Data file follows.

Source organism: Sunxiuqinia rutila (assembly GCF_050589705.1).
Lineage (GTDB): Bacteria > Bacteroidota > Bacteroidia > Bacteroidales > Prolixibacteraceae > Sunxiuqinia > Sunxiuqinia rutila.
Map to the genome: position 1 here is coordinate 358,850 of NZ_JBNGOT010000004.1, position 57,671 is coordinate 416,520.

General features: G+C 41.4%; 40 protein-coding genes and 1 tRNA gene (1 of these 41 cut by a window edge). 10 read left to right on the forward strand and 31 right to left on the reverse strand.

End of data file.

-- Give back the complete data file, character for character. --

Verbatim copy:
Source organism: Sunxiuqinia rutila (assembly GCF_050589705.1).
Lineage (GTDB): Bacteria > Bacteroidota > Bacteroidia > Bacteroidales > Prolixibacteraceae > Sunxiuqinia > Sunxiuqinia rutila.
Map to the genome: position 1 here is coordinate 358,850 of NZ_JBNGOT010000004.1, position 57,671 is coordinate 416,520.

General features: G+C 41.4%; 40 protein-coding genes and 1 tRNA gene (1 of these 41 cut by a window edge). 10 read left to right on the forward strand and 31 right to left on the reverse strand.